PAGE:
Earlier, Serena had decreed that June should be moved to another district after the birth, and June agreed. June then went to Fred privately and begged him to send her to the district where Hannah lived. His response was anger and rejection. How dare his possession make such a demand? June responded to that by telling Fred that her baby wasn't his. Serena had told Fred before that he wasn't the father, but maybe he had decided Serena was lashing out, that it wasn't true. I think he believed it this time. Fred's motivation for later giving June the wonderful and terrible gift of a few minutes with her daughter Hannah made me think at first that he felt guilty about the rape. But instead, it made sense that Fred realized who the father of June's baby had to be, and that he decided to get rid of them both, as well as the baby.

Until the end, Nick was on the sidelines for much of this week's action. He was standing in Fred's study listening to that gray-haired commander talking around the possibility of having a prettier handmaid, i.e. June, assigned to him next time around. Then Nick stood in the courtyard flicking his cigarette lighter on and off (no visual symbolism there, huh?) staring at June's darkened attic as she was being raped in the master bedroom.

And then Nick saw Eden kissing Isaac, the Guardian who clearly wants Eden's chocolate chip cookies for himself, which led to a marital confrontation. Eden begged for Nick's forgiveness on her knees. I suppose Nick could have Eden executed for infidelity or something, since men have all the power in Gilead, but he simply doesn't care – he told her not to worry about it.

So of course she confronted him with her perfectly accurate conclusion that he was in love with "the handmaid." Nick responded, "I'd never get involved with a handmaid. It'd be suicide." Was that why Nick hasn't tried again to run for the border with June?

This show is always visually bleak, just as it's thematically bleak, but this episode seemed even bleaker than usual. The rape scene in the master bedroom was extremely dark which (thankfully) made it more difficult to see, and so was Nick and Eden's confrontation in their room over the garage. I was struck by the scene on the front stoop of Serena kneeling and praying in front of June's pregnant belly, with Nick standing behind Serena; it sort of reminded me of the Ceremony, but in reverse. When Fred came into June's room to tell her to get ready to leave, her face was backlit, like a halo.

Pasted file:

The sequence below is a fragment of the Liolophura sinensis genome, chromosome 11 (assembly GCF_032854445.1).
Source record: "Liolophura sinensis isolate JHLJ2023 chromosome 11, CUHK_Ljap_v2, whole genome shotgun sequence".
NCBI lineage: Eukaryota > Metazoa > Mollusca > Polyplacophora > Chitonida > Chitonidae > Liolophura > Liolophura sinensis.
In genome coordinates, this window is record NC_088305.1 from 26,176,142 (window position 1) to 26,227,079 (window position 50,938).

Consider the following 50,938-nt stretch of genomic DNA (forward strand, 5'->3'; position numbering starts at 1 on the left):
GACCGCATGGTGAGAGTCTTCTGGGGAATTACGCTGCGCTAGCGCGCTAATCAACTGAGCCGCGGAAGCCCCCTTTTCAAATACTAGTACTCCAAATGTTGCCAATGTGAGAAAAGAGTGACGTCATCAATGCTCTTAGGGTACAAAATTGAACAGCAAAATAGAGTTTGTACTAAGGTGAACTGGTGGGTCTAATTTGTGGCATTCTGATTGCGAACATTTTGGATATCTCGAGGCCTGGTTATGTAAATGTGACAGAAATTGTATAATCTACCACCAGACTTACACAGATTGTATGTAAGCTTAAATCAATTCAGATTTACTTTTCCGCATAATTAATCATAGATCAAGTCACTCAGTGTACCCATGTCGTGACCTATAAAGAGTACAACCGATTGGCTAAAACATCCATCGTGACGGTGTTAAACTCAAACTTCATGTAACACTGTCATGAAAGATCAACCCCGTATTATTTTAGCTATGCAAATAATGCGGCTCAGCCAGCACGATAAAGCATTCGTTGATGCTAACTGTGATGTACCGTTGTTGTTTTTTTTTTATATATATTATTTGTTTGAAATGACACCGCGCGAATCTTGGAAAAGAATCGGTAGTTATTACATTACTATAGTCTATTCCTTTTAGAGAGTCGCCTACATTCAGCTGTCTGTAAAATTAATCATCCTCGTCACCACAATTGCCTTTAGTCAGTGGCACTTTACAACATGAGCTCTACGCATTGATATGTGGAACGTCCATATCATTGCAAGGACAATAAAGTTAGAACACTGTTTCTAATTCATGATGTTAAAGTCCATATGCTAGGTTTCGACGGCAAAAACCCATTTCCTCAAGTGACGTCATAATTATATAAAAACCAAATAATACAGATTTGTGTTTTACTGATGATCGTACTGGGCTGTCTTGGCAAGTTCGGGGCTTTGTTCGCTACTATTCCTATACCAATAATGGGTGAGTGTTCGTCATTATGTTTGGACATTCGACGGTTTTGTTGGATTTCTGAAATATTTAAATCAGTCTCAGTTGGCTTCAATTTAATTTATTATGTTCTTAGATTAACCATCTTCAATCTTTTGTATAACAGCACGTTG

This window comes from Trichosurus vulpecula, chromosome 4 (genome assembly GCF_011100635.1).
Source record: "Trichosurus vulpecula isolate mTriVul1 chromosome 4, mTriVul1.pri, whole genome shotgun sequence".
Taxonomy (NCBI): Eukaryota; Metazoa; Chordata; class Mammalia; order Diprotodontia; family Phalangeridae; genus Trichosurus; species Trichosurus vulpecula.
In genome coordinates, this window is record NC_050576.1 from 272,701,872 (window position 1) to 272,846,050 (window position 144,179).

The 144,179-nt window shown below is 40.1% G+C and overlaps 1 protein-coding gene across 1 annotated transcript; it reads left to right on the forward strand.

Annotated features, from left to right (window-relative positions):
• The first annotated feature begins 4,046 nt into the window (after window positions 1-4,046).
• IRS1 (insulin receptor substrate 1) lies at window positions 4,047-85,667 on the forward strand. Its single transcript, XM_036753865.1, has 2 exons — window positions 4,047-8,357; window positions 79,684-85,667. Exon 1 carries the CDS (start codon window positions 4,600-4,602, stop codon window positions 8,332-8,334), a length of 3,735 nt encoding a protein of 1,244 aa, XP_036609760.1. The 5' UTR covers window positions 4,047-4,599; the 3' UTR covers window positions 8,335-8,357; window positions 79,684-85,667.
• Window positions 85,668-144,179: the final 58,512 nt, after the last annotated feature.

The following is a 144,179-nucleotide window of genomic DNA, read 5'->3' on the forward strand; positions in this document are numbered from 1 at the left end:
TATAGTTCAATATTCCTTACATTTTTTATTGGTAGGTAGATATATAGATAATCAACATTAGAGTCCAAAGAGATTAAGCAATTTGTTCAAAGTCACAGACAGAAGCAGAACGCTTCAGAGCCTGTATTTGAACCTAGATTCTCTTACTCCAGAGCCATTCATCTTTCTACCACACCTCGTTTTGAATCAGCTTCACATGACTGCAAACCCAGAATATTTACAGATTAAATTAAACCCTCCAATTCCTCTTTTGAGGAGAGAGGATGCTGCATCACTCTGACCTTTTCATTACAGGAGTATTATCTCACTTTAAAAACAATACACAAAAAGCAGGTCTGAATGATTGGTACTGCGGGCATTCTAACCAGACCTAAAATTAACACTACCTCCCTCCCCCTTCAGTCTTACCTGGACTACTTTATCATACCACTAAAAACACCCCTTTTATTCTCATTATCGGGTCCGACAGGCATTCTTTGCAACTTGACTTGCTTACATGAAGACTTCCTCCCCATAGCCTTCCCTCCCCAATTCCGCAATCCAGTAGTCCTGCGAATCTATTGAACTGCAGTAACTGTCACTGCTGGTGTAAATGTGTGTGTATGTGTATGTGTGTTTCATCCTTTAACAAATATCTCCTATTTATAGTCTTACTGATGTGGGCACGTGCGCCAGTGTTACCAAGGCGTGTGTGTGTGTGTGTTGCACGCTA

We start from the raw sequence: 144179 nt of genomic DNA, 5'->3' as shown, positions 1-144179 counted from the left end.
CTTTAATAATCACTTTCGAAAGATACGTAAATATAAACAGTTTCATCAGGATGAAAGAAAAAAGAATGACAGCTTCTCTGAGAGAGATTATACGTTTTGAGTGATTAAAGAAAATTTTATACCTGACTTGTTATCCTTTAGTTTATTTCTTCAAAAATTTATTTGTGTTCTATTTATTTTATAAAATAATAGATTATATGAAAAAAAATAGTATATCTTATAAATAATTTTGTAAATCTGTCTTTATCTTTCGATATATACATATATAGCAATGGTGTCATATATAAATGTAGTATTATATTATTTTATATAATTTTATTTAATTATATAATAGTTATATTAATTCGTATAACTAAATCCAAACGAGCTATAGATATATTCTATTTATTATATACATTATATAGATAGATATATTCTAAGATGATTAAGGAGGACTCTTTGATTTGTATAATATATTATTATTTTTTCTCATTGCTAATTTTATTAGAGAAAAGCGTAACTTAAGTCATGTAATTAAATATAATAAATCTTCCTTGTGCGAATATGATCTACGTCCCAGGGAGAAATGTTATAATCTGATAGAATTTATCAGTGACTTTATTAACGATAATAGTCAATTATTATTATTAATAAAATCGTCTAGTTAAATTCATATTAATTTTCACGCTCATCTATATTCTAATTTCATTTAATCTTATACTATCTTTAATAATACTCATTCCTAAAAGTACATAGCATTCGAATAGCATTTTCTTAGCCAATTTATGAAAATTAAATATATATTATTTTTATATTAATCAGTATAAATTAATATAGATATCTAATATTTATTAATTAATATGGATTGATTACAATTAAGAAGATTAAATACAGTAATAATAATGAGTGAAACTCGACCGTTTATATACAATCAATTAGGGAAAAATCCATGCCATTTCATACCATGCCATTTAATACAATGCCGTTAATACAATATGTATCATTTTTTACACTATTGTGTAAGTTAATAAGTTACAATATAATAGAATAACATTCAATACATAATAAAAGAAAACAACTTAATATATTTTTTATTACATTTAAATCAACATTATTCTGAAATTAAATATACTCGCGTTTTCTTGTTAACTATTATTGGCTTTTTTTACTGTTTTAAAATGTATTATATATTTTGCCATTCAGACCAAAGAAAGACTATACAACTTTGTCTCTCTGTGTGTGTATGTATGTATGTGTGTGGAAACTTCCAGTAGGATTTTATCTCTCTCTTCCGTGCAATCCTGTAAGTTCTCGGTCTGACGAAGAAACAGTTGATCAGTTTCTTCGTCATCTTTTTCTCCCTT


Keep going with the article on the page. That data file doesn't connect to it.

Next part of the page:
I have to close with the obvious. "The Last Ceremony" aired during a week when the President of the United States said it was absolutely fine to rip babies and children out of their mothers' arms as part and parcel of his current policy of dehumanizing immigrants. It was rather amazing timing. Although actually, the timing of the entire series is right on point, since the President and his party are misogynists that long to take away the rights of women. I'm not usually political here on Doux – that's something I reserve for my personal blog – but you know, this week, the political news has been so devastatingly awful that I just don't care to make the distinction.


— "The Last Ceremony" began with Emily's new Commander dropping dead after the Ceremony. When Emily refused the Wife's order to get help because she was supposed to lie on her back to increase her chances of getting pregnant, I actually laughed out loud. I laughed again when Emily literally kicked and stomped the Commander while he was down. It was wonderful.